The advisor, Galen Marsh, decided to download information from 350,000 wealth management client accounts from Morgan Stanley's secure systems to his unsecured, personal laptop. Sometime later, his laptop was infiltrated by overseas hackers who took the data and attempted to sell it along with millions of other financial account records they had stolen.
The hackers posted an advertisement offering to sell the data on a document sharing site called Pastebin in December 2014. Two weeks later, they posted a sample of data from around 1,200 Morgan Stanley accounts. It was at this point that the bank recognized the breach and took action to repair the damage.
The incident came in fifth on our list of cyber security failures and is a wake-up call for financial firms everywhere.
Institutions need to implement tight data permissions that prevent employees from moving data outside of the corporate network. Also, firms need to adopt better network sensors and graph analytics applications to identify malicious insiders once they start to break bad.
Formerly identified as the highest-volume cyber attack in history, unidentified hackers launched a sweeping assault in 2012, which crashed the websites of Bank of America, JPMorgan Chase, Wells Fargo, U.S. Bank and PNC.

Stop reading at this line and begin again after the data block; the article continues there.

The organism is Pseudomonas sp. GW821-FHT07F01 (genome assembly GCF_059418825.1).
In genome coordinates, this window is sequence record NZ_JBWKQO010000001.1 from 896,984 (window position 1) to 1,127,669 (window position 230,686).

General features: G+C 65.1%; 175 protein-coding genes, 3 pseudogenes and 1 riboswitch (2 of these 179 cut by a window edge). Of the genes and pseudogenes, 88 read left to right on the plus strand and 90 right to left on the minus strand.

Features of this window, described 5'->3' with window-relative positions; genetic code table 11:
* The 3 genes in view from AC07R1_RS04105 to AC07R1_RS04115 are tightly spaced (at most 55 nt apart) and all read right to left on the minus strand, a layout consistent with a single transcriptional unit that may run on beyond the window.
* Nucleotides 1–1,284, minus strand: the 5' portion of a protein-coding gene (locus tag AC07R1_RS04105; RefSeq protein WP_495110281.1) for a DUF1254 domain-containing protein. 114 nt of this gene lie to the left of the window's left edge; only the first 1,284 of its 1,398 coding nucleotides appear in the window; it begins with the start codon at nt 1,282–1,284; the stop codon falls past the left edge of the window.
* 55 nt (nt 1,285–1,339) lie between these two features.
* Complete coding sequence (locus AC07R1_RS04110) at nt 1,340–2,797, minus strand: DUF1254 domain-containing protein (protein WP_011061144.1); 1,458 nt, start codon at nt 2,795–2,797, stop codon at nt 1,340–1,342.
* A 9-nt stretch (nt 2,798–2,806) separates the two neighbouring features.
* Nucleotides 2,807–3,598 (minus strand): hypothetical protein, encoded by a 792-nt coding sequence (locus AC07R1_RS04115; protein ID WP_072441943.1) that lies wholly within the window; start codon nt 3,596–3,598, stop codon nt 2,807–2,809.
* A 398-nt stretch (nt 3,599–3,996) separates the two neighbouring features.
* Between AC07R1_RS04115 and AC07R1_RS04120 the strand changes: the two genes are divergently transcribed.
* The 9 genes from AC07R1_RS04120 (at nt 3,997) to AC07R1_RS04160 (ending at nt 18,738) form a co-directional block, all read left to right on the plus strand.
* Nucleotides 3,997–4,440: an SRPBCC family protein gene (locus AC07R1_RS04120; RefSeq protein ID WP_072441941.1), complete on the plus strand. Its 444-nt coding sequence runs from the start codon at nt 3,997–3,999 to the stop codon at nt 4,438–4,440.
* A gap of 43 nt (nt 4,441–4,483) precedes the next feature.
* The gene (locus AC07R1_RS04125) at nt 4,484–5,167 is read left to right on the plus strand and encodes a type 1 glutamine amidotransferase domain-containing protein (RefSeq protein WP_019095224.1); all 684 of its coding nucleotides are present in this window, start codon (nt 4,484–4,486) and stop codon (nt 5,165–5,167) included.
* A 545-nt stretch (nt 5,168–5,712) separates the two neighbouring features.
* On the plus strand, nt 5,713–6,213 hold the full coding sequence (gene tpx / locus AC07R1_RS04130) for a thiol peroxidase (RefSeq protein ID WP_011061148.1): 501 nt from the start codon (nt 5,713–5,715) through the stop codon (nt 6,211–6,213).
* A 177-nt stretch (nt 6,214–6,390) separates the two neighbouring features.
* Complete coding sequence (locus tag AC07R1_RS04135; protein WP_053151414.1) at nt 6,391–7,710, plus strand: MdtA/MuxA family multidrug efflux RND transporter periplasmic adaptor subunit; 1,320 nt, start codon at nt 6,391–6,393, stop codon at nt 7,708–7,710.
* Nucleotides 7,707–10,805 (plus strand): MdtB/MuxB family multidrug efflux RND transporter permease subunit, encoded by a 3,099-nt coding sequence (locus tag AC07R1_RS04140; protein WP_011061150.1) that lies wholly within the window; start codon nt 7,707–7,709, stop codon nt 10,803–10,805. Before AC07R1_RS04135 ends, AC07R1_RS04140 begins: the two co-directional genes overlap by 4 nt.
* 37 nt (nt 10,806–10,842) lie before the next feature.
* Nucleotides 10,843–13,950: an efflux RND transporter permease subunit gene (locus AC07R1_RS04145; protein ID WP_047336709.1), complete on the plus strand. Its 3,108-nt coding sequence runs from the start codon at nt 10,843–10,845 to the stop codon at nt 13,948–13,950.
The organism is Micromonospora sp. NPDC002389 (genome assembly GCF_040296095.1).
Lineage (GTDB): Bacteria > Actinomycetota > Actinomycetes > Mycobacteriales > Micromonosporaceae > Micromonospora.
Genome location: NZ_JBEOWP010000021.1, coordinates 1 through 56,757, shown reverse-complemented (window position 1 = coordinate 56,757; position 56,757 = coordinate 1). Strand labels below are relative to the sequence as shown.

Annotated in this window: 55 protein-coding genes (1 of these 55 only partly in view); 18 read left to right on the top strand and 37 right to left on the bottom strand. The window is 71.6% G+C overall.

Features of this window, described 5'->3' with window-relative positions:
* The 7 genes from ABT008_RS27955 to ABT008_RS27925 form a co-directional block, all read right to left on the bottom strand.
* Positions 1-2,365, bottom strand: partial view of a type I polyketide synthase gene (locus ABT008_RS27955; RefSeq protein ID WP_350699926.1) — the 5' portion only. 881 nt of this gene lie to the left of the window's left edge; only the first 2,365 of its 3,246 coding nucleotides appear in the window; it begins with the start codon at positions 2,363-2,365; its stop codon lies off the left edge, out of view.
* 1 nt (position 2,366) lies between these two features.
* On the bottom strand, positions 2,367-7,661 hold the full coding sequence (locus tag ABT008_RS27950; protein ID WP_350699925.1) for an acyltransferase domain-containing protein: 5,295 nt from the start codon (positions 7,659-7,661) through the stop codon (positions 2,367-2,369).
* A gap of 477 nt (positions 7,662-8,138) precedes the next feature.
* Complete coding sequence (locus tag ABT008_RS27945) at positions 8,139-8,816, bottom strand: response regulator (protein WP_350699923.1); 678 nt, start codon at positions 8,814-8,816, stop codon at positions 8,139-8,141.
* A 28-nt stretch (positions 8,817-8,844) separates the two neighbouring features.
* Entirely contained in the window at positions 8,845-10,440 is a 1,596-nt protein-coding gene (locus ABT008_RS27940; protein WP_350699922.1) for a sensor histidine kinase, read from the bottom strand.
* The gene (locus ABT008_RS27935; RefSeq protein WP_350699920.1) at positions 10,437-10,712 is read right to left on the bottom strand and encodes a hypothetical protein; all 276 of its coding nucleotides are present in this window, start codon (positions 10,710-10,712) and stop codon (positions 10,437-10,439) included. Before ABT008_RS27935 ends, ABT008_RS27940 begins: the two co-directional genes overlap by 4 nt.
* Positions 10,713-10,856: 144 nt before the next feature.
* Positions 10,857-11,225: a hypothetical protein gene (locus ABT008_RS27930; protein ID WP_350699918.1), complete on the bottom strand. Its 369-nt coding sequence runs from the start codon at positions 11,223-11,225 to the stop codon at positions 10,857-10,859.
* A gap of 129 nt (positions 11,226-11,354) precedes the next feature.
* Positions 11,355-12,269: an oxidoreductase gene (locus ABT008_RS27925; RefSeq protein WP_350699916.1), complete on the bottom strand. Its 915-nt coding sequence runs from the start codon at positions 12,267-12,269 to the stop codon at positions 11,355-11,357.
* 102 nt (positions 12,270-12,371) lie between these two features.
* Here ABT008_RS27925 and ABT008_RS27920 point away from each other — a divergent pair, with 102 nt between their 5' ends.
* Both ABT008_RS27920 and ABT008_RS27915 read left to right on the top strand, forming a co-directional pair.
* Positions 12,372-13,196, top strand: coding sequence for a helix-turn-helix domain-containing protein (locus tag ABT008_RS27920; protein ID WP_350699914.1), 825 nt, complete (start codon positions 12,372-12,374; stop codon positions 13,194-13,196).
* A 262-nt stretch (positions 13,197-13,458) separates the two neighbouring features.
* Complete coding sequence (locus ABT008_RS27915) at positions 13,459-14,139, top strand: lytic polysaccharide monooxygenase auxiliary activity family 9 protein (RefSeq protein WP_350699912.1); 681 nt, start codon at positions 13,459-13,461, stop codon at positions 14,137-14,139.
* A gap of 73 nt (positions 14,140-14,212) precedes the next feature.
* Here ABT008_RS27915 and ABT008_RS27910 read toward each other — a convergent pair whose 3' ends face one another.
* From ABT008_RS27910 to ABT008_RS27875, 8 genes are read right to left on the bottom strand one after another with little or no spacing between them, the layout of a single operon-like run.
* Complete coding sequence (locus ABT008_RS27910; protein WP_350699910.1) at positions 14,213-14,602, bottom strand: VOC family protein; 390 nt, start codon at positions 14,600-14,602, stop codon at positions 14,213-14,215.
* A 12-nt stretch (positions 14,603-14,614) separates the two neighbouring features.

In these denial-of-service (DOS) attacks, hackers take remote control of hundreds or thousands of computers, referred to as 'zombies', which they then use to send massive amounts of traffic to unsuspecting websites.
This traffic overwhelms the routers, firewalls, and web servers that regulate companies' network operations causing their websites to perform sluggishly or crash completely.
Dmitri Alperovitch, co-founder of CrowdStrike, a cybersecurity firm, told CNN the bank attack was "10 to 20 times the volume of data that we normally see, and twice the previous record for a denial of service attack." Although no data was stolen, the business disruption translates into the biggest revenue loss for financial institutions.